ADHD AND STRATEGIES FOR CLASSROOM MANAGEMENT

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An Overview of Attention-Deficit Hyperactivity Disorder in Children and Effective Strategies for Classroom Management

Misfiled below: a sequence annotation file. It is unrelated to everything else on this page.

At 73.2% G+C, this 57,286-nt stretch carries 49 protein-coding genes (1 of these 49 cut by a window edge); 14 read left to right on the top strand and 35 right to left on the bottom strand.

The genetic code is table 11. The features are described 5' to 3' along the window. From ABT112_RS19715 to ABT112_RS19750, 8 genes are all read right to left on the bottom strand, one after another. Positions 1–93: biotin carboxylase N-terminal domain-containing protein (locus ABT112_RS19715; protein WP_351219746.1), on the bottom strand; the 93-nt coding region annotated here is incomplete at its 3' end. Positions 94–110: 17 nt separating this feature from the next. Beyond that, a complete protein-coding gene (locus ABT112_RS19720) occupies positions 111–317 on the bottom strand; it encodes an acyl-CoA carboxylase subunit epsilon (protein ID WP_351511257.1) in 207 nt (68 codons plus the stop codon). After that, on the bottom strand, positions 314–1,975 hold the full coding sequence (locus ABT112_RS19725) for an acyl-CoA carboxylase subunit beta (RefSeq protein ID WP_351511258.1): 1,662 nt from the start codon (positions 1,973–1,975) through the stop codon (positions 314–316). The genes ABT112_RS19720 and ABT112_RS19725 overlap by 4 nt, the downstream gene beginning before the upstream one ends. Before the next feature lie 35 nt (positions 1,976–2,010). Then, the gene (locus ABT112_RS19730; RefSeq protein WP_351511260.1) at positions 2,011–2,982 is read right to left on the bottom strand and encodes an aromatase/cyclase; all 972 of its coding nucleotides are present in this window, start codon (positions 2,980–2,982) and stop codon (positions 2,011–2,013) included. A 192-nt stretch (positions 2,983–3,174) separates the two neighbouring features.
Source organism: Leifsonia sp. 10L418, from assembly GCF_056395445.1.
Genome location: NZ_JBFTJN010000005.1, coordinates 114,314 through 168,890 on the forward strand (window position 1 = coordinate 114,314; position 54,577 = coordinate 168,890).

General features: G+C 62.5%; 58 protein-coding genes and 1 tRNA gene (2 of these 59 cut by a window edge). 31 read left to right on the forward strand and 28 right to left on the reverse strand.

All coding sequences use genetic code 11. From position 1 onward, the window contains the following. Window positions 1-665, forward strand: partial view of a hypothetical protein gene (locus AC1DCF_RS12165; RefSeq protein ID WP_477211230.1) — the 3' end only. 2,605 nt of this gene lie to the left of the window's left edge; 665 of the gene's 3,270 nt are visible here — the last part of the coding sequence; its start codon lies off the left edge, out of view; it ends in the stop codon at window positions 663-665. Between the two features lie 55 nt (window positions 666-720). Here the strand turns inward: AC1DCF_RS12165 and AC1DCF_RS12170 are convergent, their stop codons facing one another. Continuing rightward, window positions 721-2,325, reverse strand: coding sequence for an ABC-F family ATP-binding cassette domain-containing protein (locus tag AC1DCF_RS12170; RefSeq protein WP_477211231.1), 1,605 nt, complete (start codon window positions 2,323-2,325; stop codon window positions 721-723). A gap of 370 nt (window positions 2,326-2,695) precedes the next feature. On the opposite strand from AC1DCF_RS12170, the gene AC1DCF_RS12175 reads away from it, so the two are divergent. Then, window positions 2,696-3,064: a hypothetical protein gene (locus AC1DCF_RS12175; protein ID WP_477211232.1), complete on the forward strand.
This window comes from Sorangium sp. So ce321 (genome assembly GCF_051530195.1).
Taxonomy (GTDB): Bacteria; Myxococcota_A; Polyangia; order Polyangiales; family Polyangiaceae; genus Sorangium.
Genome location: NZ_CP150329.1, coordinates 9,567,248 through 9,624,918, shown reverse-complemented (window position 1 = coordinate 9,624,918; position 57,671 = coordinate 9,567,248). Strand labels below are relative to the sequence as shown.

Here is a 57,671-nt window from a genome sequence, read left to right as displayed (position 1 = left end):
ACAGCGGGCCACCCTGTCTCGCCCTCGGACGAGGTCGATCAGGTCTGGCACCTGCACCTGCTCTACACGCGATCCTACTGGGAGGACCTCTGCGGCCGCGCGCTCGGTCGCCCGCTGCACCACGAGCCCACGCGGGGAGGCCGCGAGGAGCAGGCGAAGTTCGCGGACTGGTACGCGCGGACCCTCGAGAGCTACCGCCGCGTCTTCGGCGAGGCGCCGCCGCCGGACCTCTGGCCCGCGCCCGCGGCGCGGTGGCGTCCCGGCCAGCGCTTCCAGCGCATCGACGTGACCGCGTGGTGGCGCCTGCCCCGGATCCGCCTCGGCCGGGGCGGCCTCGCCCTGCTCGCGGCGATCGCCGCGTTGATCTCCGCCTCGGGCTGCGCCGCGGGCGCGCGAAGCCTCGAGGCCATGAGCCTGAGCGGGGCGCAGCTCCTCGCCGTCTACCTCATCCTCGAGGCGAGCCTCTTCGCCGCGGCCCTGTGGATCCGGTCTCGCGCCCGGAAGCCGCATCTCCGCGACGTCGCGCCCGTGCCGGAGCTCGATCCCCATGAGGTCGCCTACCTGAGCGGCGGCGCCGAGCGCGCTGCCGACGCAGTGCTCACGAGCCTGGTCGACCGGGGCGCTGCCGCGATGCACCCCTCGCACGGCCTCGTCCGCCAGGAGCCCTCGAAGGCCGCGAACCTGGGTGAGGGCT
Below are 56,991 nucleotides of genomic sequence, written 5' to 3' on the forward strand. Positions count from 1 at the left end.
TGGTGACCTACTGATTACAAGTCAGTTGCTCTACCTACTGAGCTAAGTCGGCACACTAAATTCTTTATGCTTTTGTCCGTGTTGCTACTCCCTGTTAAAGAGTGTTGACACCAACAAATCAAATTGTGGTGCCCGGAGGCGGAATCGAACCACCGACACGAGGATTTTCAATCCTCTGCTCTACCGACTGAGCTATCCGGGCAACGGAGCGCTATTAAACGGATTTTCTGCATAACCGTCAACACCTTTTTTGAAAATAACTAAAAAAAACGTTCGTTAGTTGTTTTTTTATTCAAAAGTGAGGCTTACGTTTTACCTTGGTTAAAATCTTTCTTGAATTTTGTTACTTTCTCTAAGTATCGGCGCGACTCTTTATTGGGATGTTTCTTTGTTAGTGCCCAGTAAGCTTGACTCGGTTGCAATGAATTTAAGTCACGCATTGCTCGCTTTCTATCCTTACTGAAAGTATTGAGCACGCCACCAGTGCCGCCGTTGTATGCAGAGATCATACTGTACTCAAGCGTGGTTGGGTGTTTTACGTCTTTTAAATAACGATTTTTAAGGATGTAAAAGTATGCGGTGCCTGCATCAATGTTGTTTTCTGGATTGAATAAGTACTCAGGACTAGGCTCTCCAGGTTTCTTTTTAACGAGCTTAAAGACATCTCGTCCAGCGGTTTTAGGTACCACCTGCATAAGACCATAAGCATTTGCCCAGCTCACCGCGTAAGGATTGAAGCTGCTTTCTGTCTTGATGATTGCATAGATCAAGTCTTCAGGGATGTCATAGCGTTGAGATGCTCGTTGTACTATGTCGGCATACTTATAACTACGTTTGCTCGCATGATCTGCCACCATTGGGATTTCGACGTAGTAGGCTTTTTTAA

While the condition of attention-deficit hyperactivity disorder (ADHD) was described by clinicians many years ago, its incidence has only recently has been recognized. Although the labels and theories may have changed over time, ADHD has long been recognized as a dysfunctional condition occurring in some children. In fact, as long ago as 1890, William James suggested that the characteristics now associated with ADHD in children had a neurological basis. At the beginning of the 20th century, an increasing amount of research was focused on this complex disorder that has continued and increased enormously in recent years (Barkley, 1990). According to Paul H. Wender (2000), although exact figures are not available, it seems reasonable to assume that between 3 to 10 percent of school-age children and 4 to 5 percent of adults experience some degree of ADHD. Wender notes that ADHD is often accompanied by learning disorders in reading, spelling, or arithmetic, and it may be accompanied by other behavior disorders as well. "ADHD is more common in boys than in girls," the author adds, and "Child psychiatrists used to believe that the symptoms of ADHD diminished and disappeared as children grew older, but recent studies have found that ADHD frequently persists into adolescence and adult life" (p. 4). Today, the term ADHD is just the most recent label assigned to this childhood disorder that has carried with it a variety of names in the past. For example, ADHD was first termed "hyperactivity," then "Attention-Deficit Disorder" (ADD), and then, to differentiate between children who had ADD but did not exhibit hyperactivity, either (plain) ADD or ADD-H. According to Wender, "The new 'official' term, Attention-Deficit Hyperactivity Disorder (ADHD), has been chosen by psychiatric experts, and its symptoms have been published by the American Psychiatric Association in its Diagnostic and Statistical Manual of Mental Disorders (DSM-IV). The definitions in this manual are widely acknowledged and are used among doctors, in research, and administratively for purposes of insurance; the earlier term, ADD, is still used in the name of a…[continue]

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